HE is probably best known for being the founding father of Clacton, but a few years earlier engineer Peter Schuyler Bruff had also put Walton firmly on the map.

Bruff had bought Burnt House Farm, in Walton, in 1855 and began working on developing the town into a seaside resort.

And on May 17, 1867, Walton station was opened at the end of the new railway line by the Tendring Hundred Railway.

A new exhibition marking the 150th anniversary goes on show at Walton Maritime Museum this weekend.

Museum curator Josie Close said: “It all goes back to the railway mania of the 1840s.

“Suddenly everyone realised railway technology was the thing and by putting a line in, you could develop areas which were previously inaccessible.

“It was Peter Bruff who understood the potential for Walton. He was instrumental not just in getting the railway here, but also the pier.

“It was extended so paddle steamers could come here from London.

“It was a great trip out to get on at the Tower of London, sail down the Thames and you could then go back by train.”

Clacton and Frinton Gazette:

  • Walton, Frinton and Kirby Cross stationmaster Mr CM Wadley shakes hands with chief clerk Mr H Welton as he bids farewell to staff in 1937 after eight years

The railway also brought other benefits.

“Working on the railway was a job for life,” said Josie.

“You encouraged your sons and the rest of your family to get involved.

“Young lads made a start as cleaners. They had to clean the boilers and the pipes that took the steam through to the pistons, so you got the performance you wanted out of your high-powered locomotives.

“They were red hot when the train finished its journey so they had to wait for it to cool down. Then they would rod all the pipes to ensure you got a whoosh of steam to fire the pistons.”

The paddle steamers had only sailed to Walton during the summer, but the railway opened the resort up an all-year destination.

A famous advertisement later proclaimed: “Walton on Naze – It’s quicker by rail”

The picture shows golfers playing at the foot of the landmark tower on the old Naze course in front of golden beaches.

“It was pretty canny marketing really and that was the time of Walton’s great prosperity,” said Josie.

“Walton was extremely prosperous. It had everything and was a really flourishing town, with the hotels doing big business.

“The golf club brought in people who were wealthy. There is a local story about them flashing their giant emeralds.”

Clacton and Frinton Gazette:

  • RAIL VETERAN: Ivan Amos was a driver and fireman on the railway from 1942-1983

The Naze Golf Club had opened in the Twenties and continued to thrive until the start of the Second World War when the land was taken over by the war department for anti-aircraft positions and observation posts.

The course was destroyed and never reopened.

The railway line had also been important for freight, bringing coal to the area and allowing farmers to transport their cattle to market instead of using barges.

“Trains were suddenly a conduit for commerce and, of course, they allowed people to go to work in Colchester and brought other people into Walton,” said Josie.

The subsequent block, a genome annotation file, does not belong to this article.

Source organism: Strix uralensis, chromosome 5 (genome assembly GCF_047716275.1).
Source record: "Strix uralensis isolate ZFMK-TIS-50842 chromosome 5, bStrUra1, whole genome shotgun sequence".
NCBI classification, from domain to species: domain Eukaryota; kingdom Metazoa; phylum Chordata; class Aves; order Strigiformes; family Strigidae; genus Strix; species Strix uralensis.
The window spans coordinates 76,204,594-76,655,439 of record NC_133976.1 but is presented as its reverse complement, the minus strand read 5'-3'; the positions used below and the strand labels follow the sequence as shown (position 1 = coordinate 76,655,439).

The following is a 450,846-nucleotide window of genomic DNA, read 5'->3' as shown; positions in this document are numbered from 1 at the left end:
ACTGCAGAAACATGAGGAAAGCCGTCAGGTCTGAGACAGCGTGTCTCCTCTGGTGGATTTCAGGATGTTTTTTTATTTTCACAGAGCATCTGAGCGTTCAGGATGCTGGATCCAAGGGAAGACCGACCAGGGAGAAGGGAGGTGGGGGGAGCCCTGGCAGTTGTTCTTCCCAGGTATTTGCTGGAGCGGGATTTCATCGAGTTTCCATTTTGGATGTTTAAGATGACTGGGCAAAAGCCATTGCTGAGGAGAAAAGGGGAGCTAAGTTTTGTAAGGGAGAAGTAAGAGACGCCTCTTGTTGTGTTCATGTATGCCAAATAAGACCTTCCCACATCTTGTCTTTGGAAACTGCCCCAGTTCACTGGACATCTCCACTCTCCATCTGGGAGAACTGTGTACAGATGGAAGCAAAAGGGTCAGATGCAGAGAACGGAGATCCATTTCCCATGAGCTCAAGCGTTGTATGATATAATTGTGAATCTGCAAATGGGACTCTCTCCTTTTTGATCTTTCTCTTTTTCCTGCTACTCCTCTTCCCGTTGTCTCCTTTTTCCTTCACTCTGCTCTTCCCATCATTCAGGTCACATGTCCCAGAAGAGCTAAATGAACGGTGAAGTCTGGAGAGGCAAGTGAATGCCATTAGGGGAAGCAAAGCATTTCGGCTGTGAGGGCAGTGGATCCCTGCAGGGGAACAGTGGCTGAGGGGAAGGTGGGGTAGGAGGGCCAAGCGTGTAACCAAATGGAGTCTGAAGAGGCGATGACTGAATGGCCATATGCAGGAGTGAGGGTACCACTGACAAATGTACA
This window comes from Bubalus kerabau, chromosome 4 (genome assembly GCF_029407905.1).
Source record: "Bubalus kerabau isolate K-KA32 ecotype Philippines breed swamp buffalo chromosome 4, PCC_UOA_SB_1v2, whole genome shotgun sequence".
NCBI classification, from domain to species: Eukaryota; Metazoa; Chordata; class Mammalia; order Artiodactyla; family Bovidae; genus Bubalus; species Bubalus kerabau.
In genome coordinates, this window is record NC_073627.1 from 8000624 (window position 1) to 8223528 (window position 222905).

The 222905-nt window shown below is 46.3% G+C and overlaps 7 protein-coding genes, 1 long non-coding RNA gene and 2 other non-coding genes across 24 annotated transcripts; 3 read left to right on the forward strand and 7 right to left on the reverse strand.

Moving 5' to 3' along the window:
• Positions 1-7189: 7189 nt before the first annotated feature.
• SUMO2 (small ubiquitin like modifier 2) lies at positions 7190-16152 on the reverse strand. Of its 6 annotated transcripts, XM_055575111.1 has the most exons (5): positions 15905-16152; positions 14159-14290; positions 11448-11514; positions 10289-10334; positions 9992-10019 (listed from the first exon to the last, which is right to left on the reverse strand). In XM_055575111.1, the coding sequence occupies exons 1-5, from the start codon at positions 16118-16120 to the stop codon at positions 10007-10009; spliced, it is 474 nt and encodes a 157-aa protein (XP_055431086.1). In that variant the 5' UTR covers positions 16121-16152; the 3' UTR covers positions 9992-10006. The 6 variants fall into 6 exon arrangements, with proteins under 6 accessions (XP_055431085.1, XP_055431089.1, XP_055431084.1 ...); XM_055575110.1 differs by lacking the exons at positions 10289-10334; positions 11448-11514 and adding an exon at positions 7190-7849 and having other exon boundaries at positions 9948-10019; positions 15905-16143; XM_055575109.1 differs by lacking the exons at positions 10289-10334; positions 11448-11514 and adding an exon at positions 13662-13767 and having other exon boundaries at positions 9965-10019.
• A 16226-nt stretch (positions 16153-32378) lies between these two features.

“It really opened up the resort to new visitors, and during both world wars it was very important for moving troops around to protect the area which was very much thought of as a potential invasion site.”

Frinton station was part built at the same time as Walton, but did not open for another 21 years - in 1888.

The exhibition also sheds light on some of those who worked on the railway line.

The line had been taken over Great Eastern Railways in 1883.

John License had been associated with GER since he was a boy, and joined the company in 1869 as a lad porter at Ipswich.

In 1875, he was moved to Walton as a guard on the Tendring Hundred line, and remained there for 34 years. A favourite joke of the time was the Walton train could not travel “without a License”.

Clacton and Frinton Gazette:

  • ON GUARD: John License worked on the line for more than 30 years.

There were three trains each way a day between Walton and Colchester.

Third-class passengers needed umbrellas for protection against the elements in the open-sided carriages.

Cattle was taken to Colchester market on Saturday morning’s first train, and before Clacton was developed as a resort 25,000 holidaymakers would head to Walton by train in the month of June alone, with sometimes as many as 3,000 a day making the journey.

Bill Reynolds, lived in Victoria Road, Walton, and worker as an LNER driver on the Thorpe to Walton line.

On December 10, 1927, he stepped down from his can and on to the line, but failed to see another engine being driven towards the turntable.

Bill, then 54, was caught between the side of the engine and the wall. Despite being carried ten yards and crushed against the locomotive coal stage he was not as badly injured as first feared and escaped with serious bruising.

He lived to be 84 and died in 1960. Ernie Wilson was chief attendant in the restaurant car on the Essex Coast Express for 40 years before retiring in 1961.

Born in 1896 he joined the LNER in 1920 and his kippers were legendary.

One Frinton resident recalled: “There was no finer breakfast than Ernie’s pair of kippers at 1s 6d.”

Clacton and Frinton Gazette:

  • END OF THE LINE: Famed for his kippers, Ernie Wilson says goodbye to driver D Webb after his last run on the Essex Coast Express.

The museum, on East Terrace, is open from 2-4pm over both May bank holidays and daily from June to September.